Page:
Column: Concertgoers of all ages are ruder than ever. There’s an easy fix.

I’ve been toying with the idea of writing a column about concert etiquette for years. But I’ve always resisted doing so, assuming that the people who needed to read it would never do so.

This year, things changed. The concert industry not only survived the pandemic, but it is now larger than ever, with artists eager to return to the road and fans eager to see shows rather than deal with the fear of missing out.

However, concertgoers are worse than they have ever been. One of the summer’s most bizarre trend stories involved recounting the various items people threw at performers on stage. Back in July, the Today Show compiled eight such incidents, including a mobile phone thrown at Drake and a bag containing a fan’s mother’s ashes thrown at Pink.

For me, the tipping point came last month at a show at the Xcel Energy Center. I was waiting for an elevator with two women in wheelchairs. When the doors opened, a swarm of clueless baby boomers rushed in and filled the room. I couldn’t believe it, and when I turned to apologize to the two women, they responded with a sad resignation that this wasn’t the first time something like this had happened.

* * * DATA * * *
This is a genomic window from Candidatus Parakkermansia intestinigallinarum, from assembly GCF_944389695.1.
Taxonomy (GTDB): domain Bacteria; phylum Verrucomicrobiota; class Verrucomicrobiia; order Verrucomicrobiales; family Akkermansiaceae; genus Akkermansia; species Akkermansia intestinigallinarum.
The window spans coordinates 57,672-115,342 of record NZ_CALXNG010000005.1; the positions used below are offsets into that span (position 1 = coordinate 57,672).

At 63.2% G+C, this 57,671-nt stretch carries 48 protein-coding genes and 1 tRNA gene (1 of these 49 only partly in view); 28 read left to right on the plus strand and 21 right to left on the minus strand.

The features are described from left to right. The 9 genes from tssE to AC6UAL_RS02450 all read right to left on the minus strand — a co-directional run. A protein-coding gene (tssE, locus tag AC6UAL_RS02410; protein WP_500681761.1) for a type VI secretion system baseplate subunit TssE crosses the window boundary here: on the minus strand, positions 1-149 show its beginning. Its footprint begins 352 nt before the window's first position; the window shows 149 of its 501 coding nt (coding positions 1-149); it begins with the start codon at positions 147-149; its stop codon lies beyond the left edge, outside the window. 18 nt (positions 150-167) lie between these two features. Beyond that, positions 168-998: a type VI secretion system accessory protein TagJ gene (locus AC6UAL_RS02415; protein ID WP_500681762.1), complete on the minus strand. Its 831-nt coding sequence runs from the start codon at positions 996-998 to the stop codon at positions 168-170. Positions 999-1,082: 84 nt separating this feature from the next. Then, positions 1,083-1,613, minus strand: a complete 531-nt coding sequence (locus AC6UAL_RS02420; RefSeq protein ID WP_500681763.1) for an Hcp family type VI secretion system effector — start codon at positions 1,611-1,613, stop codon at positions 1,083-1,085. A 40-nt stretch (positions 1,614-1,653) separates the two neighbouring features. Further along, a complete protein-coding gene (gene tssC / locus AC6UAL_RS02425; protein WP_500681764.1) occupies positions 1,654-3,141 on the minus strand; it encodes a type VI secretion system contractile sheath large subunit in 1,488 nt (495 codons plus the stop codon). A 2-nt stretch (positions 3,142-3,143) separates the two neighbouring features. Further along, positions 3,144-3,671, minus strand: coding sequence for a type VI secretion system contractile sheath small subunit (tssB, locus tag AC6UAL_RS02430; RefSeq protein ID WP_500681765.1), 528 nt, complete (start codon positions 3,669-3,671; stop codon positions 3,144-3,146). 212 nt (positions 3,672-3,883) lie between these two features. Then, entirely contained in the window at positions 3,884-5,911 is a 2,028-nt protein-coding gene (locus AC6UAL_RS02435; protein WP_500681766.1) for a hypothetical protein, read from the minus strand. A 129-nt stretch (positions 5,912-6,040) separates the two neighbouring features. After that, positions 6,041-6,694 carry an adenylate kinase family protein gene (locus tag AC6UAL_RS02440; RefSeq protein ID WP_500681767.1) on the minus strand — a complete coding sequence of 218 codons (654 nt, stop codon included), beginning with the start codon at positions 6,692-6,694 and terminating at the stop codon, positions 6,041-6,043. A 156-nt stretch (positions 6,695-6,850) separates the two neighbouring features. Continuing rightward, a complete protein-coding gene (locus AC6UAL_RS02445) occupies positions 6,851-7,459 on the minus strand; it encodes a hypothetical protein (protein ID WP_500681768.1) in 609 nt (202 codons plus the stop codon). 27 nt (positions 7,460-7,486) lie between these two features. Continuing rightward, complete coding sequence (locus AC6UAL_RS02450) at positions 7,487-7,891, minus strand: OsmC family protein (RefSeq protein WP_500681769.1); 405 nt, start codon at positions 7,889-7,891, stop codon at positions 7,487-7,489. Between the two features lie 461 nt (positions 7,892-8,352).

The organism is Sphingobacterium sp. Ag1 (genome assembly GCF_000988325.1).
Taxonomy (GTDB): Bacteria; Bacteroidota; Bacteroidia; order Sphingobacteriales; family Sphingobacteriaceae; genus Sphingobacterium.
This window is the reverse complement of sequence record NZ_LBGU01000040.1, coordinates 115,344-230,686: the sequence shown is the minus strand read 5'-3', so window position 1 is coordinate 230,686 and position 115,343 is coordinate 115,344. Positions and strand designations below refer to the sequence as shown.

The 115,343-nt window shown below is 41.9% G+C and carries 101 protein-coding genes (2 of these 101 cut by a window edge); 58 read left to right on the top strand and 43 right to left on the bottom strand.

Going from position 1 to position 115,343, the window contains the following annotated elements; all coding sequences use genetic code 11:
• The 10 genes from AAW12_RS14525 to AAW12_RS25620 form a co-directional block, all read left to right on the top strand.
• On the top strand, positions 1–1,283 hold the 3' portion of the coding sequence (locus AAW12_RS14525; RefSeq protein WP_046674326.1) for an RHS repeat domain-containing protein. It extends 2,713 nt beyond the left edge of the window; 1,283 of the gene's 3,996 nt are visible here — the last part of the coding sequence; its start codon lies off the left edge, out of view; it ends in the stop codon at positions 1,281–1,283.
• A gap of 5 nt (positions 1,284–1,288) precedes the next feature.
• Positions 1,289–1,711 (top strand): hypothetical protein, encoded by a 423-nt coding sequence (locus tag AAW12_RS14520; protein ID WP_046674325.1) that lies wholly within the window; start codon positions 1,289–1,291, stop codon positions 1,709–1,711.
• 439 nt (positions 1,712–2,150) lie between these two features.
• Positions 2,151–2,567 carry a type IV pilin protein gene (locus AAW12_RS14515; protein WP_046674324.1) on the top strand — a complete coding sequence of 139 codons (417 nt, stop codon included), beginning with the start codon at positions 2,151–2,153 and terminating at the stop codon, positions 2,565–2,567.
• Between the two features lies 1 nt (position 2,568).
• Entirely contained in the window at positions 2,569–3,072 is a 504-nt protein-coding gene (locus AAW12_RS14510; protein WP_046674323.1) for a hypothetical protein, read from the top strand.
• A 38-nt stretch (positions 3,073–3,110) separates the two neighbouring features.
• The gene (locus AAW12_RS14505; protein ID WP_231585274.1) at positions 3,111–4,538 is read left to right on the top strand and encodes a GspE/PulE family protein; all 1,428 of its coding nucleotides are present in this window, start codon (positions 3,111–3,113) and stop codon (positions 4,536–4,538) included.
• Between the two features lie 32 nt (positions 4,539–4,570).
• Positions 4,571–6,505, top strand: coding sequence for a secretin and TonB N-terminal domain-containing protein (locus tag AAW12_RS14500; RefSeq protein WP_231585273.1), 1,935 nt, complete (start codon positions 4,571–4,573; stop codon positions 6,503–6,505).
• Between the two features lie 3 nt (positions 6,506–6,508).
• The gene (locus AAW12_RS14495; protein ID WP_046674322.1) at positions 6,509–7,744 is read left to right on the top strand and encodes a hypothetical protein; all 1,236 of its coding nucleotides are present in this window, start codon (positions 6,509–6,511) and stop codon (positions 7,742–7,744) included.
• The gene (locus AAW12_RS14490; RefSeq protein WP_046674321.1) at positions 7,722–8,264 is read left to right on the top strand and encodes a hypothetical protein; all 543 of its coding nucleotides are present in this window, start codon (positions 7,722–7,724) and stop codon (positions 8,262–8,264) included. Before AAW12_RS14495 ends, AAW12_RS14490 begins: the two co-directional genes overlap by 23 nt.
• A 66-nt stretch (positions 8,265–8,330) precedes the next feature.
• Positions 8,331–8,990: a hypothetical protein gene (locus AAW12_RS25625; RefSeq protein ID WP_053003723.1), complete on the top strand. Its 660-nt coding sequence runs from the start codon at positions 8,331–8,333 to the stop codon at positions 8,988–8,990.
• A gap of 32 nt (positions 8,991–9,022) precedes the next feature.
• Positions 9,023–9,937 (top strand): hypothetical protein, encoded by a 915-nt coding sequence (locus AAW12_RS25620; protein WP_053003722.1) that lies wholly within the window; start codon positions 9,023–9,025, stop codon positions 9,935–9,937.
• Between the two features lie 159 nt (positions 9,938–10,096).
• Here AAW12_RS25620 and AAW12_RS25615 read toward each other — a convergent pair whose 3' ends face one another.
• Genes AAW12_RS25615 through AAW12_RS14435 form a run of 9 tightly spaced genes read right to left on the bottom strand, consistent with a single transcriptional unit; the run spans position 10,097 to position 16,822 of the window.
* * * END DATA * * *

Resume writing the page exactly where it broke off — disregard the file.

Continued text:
What is the matter with people? Large crowds have always been filled with bad people, but I believe it got worse after the lockdown. People had forgotten how to be courteous to others. That, combined with ever-increasing ticket prices, appears to have emboldened people to behave badly because, well, they paid a lot to be there and believe they deserve it.

As someone who has spent the last 19 years reviewing local arena and stadium concerts, I can tell you that bad concertgoers come in all ages, races, and demographics. People who behave badly in public come in all shapes and sizes.

The good news is that there is a simple solution. The bad news is that the people who need to follow this fix are unlikely to do so. But I’m hoping that at least some people realize what they’ve been doing wrong and take some of my advice.